For the Ingalls family, every person in the household contributes to their continued survival. As a young reader, I found all the characters equally fascinating because none could not exist alone. There is loveliness in their continued dependence on each other and their landscape for survival:
In the yard in front of the house were two beautiful big oak trees. Every morning as soon as she was awake Laura ran to look out of the window, and one morning she saw in each of the big trees a dead deer hanging from a branch.
Beauty in survival domestic often means sustenance. As a young reader, Little House allowed access to the grimy, messy, violent parts of life—the idea that food comes from a living thing, that continued survival often means getting your hands dirty. Though Laura and her sister didn’t hunt, they helped preserve what was taken from those animals so the family could be fed. They took on lessons of survival as well as stories that frame their narrative. The domestic and the landscape remain intertwined. This is what I find myself returning to, again and again: the idea that safety in families is not guaranteed, that preservation of a household means looking closely at how domestic roles function in a landscape when someone doesn’t “perform” within expected social parameters.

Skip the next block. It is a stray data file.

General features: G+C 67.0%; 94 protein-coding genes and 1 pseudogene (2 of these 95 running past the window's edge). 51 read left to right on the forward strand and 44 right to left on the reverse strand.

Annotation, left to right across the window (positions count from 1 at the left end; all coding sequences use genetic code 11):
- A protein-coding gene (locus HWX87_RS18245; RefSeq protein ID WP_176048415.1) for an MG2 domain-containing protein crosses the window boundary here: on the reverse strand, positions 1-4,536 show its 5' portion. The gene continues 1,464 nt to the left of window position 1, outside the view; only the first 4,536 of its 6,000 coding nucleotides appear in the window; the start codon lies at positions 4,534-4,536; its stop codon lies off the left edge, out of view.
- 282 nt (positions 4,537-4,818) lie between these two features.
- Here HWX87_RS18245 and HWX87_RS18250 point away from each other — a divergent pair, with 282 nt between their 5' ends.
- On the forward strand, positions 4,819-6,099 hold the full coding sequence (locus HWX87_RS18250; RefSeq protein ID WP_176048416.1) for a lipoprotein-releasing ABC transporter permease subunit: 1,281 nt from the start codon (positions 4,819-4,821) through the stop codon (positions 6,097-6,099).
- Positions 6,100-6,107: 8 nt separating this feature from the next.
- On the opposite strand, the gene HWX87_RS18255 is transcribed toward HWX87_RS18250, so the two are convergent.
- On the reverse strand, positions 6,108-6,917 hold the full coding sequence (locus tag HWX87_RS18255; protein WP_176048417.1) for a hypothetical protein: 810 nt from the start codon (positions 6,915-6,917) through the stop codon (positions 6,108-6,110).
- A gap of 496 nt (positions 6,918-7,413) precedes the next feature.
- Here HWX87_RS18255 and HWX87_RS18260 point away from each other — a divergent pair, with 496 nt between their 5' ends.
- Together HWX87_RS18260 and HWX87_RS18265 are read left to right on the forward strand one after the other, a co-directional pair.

As an adult, I recognize that many of the elements I found exciting in Little House had to do with how I was raised, but my enjoyment also had to do with what I value in work I read today. I still gravitate toward writing that tells me about place, that firmly entrenches me in a landscape. I want to know how a family works within the boundaries of a home to better understand each other. I also want to see how differences in a person can separate them from the narrative; how being too different can make a character unsustainable in a domicile. When I look at work, I’m seeking the joy I found as a very young, impressionable reader. I want the memory of what it meant to cure a deer with Pa and Laura, the nonsense of a pig bladder filled with air and tied off with string. I want the ugly delight, death, and survival. I want home to mean something.